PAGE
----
Ethernet Physical Standards

Up to this point we’ve mainly been looking at the Data Link layer elements of Ethernet. However, Ethernet standards also define Physical layer characteristics such as cable distances, media types, and just about anything to do with physical connectivity, including connectors. You may already be familiar with some of the different varieties of Ethernet. They’re usually represented in a format such as 10BaseT or similar. Understanding the designations is critical, so we’ll look at these first.

When you see Ethernet defined as 10BaseT, you’re actually being provided with 3 pieces of information. In this example:

  • “10” defines the maximum speed of transmission in Megabits per second.
  • “Base” specifies that baseband transmission is used. Baseband transmission provides a single channel for digital transmission. In contrast, broadband transmission is analog and separates the cable into different frequency ranges or channels.
  • “T” defines that this type of Ethernet runs over twisted pair wiring. On a 10BaseT network, the minimum cable standard is Category 3.

A variety of different Ethernet standards exist, a cross section of which are outlined below.

  • 10Base2. 10Mbps Ethernet that runs over ThinNet coaxial cable. Maximum segment length of 185 meters and a maximum of 30 connected systems per segment.
  • 10Base5. 10Mbps Ethernet that runs over ThickNet coaxial cable. Maximum segment length of 500 meters and a maximum of 100 connected nodes per segment.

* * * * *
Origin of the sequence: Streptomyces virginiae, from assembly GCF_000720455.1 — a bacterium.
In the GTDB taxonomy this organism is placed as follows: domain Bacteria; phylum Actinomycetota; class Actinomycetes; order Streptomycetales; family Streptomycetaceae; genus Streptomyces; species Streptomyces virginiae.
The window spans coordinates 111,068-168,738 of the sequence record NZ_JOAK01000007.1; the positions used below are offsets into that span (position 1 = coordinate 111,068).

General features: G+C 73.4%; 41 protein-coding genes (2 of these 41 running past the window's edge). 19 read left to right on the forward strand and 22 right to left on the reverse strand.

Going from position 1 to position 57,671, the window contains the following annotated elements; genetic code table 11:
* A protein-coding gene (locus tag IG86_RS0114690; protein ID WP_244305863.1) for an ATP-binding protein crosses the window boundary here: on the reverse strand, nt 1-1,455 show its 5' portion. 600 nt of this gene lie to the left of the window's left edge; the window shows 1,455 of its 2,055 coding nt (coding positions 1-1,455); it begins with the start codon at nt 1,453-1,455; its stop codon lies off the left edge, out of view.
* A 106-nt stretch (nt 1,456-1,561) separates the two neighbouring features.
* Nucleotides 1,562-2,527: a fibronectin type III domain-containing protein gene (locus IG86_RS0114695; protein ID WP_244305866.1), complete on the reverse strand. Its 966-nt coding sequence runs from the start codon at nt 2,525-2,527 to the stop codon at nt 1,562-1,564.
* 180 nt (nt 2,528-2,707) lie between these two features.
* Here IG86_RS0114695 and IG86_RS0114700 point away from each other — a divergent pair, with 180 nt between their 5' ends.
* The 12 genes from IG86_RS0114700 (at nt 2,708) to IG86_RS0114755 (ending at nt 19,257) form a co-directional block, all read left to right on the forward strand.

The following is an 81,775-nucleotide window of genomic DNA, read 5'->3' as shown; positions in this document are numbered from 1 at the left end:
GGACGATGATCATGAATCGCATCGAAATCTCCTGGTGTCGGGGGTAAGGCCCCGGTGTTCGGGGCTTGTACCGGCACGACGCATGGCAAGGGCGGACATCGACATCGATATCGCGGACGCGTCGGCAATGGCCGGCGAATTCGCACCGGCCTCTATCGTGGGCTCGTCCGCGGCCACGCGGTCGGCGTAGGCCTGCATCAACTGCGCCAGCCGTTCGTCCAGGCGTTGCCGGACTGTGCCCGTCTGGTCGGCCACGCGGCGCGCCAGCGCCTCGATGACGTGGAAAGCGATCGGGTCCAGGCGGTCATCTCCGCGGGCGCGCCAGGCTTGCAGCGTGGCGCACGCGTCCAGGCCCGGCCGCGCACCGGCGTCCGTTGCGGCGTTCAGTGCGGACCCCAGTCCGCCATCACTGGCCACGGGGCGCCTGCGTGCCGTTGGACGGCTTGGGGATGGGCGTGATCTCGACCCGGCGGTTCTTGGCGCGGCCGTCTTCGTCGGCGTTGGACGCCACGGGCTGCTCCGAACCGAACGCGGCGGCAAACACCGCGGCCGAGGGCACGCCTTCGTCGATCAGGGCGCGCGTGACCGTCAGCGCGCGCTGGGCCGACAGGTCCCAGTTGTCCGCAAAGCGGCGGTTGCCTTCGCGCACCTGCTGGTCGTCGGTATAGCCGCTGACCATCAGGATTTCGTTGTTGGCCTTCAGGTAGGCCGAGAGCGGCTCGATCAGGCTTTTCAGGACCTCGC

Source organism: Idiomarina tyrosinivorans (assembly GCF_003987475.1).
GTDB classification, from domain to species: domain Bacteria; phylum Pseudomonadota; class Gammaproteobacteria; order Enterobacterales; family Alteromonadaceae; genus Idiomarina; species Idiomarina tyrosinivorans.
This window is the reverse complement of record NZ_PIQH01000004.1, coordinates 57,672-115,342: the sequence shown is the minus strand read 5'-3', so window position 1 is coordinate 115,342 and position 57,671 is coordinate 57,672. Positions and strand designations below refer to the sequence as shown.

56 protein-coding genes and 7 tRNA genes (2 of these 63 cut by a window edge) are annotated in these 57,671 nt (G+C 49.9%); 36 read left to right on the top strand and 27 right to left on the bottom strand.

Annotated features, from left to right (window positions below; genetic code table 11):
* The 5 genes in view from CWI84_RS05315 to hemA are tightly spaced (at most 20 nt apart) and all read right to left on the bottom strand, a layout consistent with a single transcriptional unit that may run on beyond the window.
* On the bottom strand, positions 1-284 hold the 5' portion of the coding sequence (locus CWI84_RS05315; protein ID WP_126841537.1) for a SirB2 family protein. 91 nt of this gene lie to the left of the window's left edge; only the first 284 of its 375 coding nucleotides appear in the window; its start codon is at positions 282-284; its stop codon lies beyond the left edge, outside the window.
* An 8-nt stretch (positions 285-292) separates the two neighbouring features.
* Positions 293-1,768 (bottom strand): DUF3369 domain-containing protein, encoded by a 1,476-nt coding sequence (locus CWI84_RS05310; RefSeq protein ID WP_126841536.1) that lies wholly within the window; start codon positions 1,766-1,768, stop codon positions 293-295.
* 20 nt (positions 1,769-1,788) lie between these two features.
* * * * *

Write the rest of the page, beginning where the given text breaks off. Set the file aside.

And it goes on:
• 10BaseF. 10Mbps Ethernet that runs over fiber optic cabling for distances up to 2 kilometers in full duplex.
  • 100BaseTX. Fast Ethernet (100Mbps) that runs over Cat5 twisted pair wiring. Maximum cable length is 100 meters.
  • 100BaseFX. Fast Ethernet that runs over fiber optic cabling.
  • 1000BaseT. Gigabit Ethernet (1000Mbps) that runs over Cat5 twisted pair wiring. Maximum cable length is 100 meters.
  • 1000BaseLX. Long wave Gigabit Ethernet over fiber. If using multimode fiber, maximum distance is 550 meters. If single mode fiber, maximum distance of approximately 5 kilometers.
  • 1000BaseSX. Short wave Gigabit Ethernet over fiber. Uses multimode fiber to span distances up to 550 meters.

Ethernet also makes use of features at the Physical layer by auto-negotiating elements such as link speed and duplex type when a network card is plugged into a switch or hub. Originally defined in the IEEE 802.3u specification (Fast Ethernet), this is accomplished using something called Fast Link Pulses (FLPs), which are sent between the system and the connected port. For example, you may have a network card that supports both 10 and 100 Mbps speeds. However, if the hub only supports 10 Mbps, they will negotiate the connection to the common setting (in this case 10 Mbps). The same is true for negotiation of the duplex type used. When using half duplex, a system can be either sending or receiving data, but not both concurrently. In full duplex, systems can send at receive at the same time.

Note that when plugged into a hub, systems will always communicate using half duplex, since they share the media and only one system can communicate at any given time. When a system is plugged directly into a switch port, full duplex becomes possible. To that end, it is worth noting that when you connect a hub to a switch, all computers plugged into that hub will automatically use half-duplex, since they’ll again be part of the same collision domain.

Author: Dan DiNicolo

Dan DiNicolo is a freelance author, consultant, trainer, and the managing editor of He is the author of the CCNA Study Guide found on this site, as well as many books including the PC Magazine titles Windows XP Security Solutions and Windows Vista Security Solutions. Click here to contact Dan.